Every Anxious Wave Review
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It’s an age-old question: if you could travel back in time, where would you go? What would you do? Would you change history? Meet important figures? In Every Anxious Wave by author Mo Daviau, one time traveler just wants to watch old bands perform again—until disaster strikes.

The story follows bar owner and former rock star Karl Bender on an entirely unexpected adventure. After he discovers a wormhole in his closet, Karl and his friend Wayne begin a secret time travel business, allowing customers to revisit classic concerts—and only concerts. But when Wayne decides to break the rules and accidentally ends up in the year 980, Karl has to find an astrophysicist to help bring him back. And his meeting with angry scientist Lena gives him a new perspective on the past, the present, and the future.

  
 
Every Anxious Wave is a little bit of everything: an indie rock time travel love story with a post-apocalyptic twist. And it’s so odd—yet so oddly clever—that you’ll never really know what to expect next. It starts out with a simple but wonderfully outlandish concept, following a lonely bartender who likes to travel back in time to listen to his favorite bands. Once Wayne disappears, though, the story takes its first strange twist—and the rock music adventures give way to a rescue mission. Then Lena shows up, giving the story one more twist after another, not only opening the wormhole up to stranger time-traveling adventures but also changing the present—and the future—in the process. And, finally, after Karl falls in love with Lena, he no longer cares about the rules—because he’ll happily travel through the end of the world to be with her.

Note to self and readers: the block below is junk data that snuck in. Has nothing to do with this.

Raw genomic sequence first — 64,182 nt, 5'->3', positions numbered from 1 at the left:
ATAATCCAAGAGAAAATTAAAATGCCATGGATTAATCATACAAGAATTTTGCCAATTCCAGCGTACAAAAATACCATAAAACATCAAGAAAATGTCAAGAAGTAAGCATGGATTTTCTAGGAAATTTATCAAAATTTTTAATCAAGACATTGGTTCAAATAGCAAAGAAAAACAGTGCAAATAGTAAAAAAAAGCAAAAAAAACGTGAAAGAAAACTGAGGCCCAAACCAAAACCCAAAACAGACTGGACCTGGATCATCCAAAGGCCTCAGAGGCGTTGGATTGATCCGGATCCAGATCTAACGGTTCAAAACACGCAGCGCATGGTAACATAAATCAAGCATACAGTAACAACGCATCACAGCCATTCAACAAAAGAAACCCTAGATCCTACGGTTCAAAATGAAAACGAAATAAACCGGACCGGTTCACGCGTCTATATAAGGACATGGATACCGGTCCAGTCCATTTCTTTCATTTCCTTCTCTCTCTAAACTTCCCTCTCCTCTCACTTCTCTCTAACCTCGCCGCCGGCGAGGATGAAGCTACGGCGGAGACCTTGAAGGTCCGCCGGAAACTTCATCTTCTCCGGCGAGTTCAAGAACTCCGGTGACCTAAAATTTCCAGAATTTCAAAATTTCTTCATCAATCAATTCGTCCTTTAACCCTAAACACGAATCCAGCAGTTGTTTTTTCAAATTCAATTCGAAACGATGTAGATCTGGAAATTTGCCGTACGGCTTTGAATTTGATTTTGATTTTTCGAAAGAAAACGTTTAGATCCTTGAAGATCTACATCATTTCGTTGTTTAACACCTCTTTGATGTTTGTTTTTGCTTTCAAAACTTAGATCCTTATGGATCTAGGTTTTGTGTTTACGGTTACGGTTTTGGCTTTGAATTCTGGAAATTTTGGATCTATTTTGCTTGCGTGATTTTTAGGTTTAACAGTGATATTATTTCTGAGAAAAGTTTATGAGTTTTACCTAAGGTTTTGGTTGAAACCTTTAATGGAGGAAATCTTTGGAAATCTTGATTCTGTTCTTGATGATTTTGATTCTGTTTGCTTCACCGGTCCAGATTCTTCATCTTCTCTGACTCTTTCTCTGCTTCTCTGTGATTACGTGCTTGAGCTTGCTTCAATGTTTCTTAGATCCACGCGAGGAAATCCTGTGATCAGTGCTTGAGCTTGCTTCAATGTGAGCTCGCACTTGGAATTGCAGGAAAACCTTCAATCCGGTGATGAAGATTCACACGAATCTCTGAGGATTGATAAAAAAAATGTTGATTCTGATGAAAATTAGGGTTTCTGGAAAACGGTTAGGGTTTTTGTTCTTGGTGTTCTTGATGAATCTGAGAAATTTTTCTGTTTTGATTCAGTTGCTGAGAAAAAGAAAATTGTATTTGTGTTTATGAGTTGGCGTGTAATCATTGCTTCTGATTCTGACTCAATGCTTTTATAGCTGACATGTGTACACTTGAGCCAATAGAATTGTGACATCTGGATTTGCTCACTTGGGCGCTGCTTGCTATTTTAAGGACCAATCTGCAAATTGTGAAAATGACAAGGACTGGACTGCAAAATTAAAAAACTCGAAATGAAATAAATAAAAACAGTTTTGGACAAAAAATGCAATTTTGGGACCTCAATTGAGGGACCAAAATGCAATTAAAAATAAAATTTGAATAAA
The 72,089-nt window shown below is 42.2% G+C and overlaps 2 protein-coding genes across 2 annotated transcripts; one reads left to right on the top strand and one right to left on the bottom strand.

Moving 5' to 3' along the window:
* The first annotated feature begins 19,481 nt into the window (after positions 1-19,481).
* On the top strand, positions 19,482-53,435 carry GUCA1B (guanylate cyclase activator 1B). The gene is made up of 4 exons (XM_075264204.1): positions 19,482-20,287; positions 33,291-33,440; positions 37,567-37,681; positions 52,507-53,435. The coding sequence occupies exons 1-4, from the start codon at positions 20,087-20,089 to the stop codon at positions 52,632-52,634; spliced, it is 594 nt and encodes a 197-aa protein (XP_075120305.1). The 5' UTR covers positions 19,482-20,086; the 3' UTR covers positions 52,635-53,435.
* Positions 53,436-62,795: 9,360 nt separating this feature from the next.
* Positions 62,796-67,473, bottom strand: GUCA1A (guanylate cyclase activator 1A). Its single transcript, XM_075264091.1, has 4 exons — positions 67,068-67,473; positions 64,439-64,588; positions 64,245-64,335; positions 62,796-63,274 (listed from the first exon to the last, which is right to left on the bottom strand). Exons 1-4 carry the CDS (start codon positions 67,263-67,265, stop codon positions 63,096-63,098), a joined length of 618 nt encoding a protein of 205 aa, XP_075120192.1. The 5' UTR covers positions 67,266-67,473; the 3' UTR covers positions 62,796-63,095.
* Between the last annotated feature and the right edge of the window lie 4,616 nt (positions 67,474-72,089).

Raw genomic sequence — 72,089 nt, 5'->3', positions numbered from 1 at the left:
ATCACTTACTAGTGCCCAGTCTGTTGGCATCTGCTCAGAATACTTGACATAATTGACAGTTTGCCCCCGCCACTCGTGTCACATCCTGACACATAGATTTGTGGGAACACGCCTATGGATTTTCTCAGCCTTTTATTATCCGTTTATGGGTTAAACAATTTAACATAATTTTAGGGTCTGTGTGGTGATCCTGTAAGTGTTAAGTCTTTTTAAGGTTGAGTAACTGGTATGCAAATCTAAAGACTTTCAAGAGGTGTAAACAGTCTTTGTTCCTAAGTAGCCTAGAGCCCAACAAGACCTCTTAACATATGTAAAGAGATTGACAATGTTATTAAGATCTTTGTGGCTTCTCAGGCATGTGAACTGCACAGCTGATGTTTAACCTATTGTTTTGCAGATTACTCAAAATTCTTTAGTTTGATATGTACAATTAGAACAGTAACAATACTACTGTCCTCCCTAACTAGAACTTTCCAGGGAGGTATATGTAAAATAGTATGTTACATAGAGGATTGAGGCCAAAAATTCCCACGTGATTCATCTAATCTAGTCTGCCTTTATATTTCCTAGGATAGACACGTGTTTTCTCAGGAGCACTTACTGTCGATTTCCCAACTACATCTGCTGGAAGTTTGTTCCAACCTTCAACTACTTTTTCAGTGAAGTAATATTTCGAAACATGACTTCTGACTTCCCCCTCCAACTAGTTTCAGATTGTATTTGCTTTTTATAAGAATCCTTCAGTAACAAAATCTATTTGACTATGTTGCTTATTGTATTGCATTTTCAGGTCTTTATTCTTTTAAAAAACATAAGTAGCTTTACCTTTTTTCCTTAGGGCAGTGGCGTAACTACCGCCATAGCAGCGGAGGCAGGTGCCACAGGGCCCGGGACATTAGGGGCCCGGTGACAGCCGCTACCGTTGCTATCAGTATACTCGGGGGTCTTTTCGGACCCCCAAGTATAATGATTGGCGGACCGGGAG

The characters, meanwhile, are every bit as unexpected as the story itself. They aren’t brainy (but dashing) scientists or lovable teenagers who stumble into a thrilling time travel adventure. The main characters are all lonely and downtrodden and washed-up in their own way. But instead of making the story depressing, they make it hopeful—and the wormhole leads them on a strange journey to find the place (and time) where everything feels right.

Of course, as Karl acknowledges from the beginning, time travel is a tricky thing. One wrong move, and you can change the future—which is why he initially insists that his wormhole can be used to travel to concerts only. As soon as people begin messing with the wormhole—trying to change history or reconnect with the past in some other way—things go a little haywire. The details get tangled—and if you think about them too much, they don’t always make perfect sense. But if you’re willing to let go a bit, you’ll find that this eccentric time travel story is quirky and clever and surprisingly sweet.

If you love time travel stories and indie music of the ‘90s, you won’t want to miss this unexpected misadventure. It’s an enjoyably peculiar read that’s sure to have you spending extra time in your closet, wishing for the chance to go back to relive some of your favorite musical moments.


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